Reviewed by Kristin
After a self-imposed exile in Vermont, Leelee Satterfield is back in Memphis and ready to open the Peach Blossom Inn restaurant. Even better, Peter (her love interest and the chef from the Vermont version of the Peach Blossom Inn) has come to be her chef in Memphis. Of course, Yankee-born Peter doesn’t always understand southern vocabulary or the nuances of conversational styles. Peter is much more direct, and doesn’t understand why Leelee can’t escape from an annoying neighbor or a longtime nemesis who wants to be invited to her restaurant grand opening celebration. Leelee is ready to open her elegant doors, but someone is looking for a way to close her business before it even opens.
Back in her natural habitat, Leelee is reunited with her childhood mother-figure, 83-year-old Kissie. Kissie was the African American nanny who took care of Leelee as a child, fixing hair and kissing boo-boos when her mother was not in a fit state. Thanks to Leelee’s mother’s love affair with Glenlivet scotch, Kissie was needed more often than not. Now, Kissie is there to care for Leelee’s two little girls: Sarah and Isabella. For the first time, Leelee understands how much Kissie has given of her own life to care for her employer’s family. This is yet another instance of different cultures colliding and melding, this time racially and socioeconomically.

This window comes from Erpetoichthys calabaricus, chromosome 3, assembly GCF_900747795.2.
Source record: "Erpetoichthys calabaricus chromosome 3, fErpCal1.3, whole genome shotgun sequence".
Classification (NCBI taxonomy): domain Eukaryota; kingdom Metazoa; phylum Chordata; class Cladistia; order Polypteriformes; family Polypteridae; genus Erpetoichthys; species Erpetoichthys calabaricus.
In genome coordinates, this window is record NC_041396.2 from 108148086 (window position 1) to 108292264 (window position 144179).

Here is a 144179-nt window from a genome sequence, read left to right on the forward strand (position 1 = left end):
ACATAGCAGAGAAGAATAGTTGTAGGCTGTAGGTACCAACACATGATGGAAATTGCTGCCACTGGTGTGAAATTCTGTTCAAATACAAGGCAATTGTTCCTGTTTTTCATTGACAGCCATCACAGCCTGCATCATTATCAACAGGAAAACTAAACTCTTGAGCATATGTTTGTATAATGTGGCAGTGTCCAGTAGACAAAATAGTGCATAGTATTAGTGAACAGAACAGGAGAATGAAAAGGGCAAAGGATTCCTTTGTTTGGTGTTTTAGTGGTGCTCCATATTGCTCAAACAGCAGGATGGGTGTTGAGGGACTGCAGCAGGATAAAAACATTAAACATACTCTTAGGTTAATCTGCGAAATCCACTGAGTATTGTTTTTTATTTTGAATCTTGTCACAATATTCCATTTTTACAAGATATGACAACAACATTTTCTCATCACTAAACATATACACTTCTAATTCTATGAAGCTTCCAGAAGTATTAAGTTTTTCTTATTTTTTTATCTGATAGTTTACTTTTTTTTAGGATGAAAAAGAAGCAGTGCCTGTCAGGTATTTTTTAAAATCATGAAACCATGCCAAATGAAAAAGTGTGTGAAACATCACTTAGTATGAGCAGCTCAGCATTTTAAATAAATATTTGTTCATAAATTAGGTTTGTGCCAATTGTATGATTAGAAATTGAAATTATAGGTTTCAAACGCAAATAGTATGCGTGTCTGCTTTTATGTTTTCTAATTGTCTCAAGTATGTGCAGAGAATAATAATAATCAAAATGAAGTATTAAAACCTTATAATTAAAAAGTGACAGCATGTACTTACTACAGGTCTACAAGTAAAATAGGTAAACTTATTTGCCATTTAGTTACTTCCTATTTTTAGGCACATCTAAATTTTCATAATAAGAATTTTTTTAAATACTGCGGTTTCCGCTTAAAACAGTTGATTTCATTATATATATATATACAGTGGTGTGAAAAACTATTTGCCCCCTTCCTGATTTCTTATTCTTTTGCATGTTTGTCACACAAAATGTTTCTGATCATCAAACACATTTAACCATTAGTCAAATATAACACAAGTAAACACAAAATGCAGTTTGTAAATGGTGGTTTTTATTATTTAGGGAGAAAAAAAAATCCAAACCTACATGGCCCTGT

The cast of characters is rounded out by Leelee’s ex-husband Baker, southern girlfriends and northern friends/former employees who put in an appearance supporting the new Peach Blossom Inn. Most everyone has Leelee’s back, except perhaps for an old acquaintance of her mother and a business rival from Vermont.
The only criticism I have of this book is that the annoying neighbor Riley has difficulty pronouncing his “R”s and the author emphasizes his speech impediment during every encounter throughout the book. I would guess that this is because of the theme of language misunderstandings, but after a couple of paragraphs of Riley (or “Wiley”) saying things like “That alone is another benefit, as I could make a huge diffewence in the efficiency of your westauwant opewation.” I am ready to throw Riley out the door.
As a follow up to Whistlin’ Dixie in a Nor’easter and Yankee Doodle Dixie, Southern as a Second Language is engaging and well-written. As someone who has lived in a few different parts of the country, I can understand how a newcomer has to adjust to the language and culture of a new area. When I first moved to Birmingham, Alabama, I couldn’t understand a word the Winn-Dixie cashier said to me. Eventually, my ears “tuned-in” and I could comprehend polite conversation once again. I think that any transplant to the south could benefit from a course in “Southern as a Second Language”.